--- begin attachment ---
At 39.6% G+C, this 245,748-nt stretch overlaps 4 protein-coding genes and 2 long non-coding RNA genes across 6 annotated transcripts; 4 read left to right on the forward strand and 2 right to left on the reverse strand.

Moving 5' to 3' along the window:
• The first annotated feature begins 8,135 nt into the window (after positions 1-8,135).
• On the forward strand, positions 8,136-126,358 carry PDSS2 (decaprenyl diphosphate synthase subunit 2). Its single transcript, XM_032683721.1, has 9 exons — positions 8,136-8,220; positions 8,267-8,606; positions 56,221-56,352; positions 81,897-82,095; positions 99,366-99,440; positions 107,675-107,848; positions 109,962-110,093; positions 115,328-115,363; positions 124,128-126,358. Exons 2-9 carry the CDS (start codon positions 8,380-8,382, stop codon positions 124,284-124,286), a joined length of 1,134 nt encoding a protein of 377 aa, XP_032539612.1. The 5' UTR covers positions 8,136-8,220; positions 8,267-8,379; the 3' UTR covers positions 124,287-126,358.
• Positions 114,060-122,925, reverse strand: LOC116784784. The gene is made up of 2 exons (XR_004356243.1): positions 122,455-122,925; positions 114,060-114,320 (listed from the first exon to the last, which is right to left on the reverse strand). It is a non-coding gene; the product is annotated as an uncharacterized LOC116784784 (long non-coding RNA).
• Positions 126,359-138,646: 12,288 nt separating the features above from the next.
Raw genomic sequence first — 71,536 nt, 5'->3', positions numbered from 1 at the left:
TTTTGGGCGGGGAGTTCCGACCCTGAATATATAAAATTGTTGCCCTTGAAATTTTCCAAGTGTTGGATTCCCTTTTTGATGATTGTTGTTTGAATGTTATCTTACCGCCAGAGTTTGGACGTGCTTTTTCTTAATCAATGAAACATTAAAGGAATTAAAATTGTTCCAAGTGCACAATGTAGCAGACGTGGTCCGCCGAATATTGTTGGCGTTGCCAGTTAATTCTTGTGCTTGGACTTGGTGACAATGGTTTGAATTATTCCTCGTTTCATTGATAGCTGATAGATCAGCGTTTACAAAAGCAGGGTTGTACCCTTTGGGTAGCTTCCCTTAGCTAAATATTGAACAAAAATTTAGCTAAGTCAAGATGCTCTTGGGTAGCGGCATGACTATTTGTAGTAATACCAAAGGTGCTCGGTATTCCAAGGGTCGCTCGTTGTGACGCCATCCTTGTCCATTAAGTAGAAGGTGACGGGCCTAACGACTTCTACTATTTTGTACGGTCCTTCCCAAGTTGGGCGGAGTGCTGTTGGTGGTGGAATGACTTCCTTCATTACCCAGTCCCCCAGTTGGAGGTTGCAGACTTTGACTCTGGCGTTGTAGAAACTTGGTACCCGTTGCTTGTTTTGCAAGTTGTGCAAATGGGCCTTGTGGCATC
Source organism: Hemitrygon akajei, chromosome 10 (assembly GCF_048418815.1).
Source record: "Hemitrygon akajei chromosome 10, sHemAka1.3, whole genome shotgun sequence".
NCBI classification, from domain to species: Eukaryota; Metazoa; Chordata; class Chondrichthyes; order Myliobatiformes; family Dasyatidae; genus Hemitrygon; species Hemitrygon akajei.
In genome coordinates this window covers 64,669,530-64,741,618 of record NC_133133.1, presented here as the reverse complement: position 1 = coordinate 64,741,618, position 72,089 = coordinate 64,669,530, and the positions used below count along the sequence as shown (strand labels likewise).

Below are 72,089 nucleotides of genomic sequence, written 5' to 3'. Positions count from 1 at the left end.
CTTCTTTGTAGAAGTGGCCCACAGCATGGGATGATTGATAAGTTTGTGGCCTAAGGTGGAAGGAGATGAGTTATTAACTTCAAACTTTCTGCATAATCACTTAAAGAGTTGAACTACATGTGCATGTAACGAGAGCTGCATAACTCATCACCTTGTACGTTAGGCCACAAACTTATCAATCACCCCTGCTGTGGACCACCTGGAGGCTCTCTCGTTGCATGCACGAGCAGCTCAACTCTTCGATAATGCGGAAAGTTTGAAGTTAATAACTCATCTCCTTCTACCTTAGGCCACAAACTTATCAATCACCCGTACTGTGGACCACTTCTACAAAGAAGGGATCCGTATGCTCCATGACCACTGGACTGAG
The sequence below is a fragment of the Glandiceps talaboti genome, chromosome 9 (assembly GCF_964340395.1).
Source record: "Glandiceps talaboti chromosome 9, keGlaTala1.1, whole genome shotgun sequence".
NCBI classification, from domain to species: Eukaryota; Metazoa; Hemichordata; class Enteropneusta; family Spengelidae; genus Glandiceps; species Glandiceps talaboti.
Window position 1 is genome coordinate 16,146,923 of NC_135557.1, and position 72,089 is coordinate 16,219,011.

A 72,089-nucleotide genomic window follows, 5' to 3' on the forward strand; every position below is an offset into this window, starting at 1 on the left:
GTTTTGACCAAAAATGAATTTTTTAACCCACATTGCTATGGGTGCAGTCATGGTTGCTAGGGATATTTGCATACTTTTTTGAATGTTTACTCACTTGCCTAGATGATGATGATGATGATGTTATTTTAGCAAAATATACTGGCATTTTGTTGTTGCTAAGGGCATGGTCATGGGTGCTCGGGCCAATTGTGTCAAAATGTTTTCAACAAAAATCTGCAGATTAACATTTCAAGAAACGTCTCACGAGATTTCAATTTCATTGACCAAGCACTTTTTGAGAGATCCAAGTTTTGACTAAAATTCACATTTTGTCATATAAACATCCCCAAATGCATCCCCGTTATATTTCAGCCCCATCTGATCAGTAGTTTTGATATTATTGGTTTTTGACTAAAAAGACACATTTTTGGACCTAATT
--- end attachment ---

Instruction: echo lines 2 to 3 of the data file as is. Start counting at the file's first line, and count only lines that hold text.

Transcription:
Moving 5' to 3' along the window:
• The first annotated feature begins 8,135 nt into the window (after positions 1-8,135).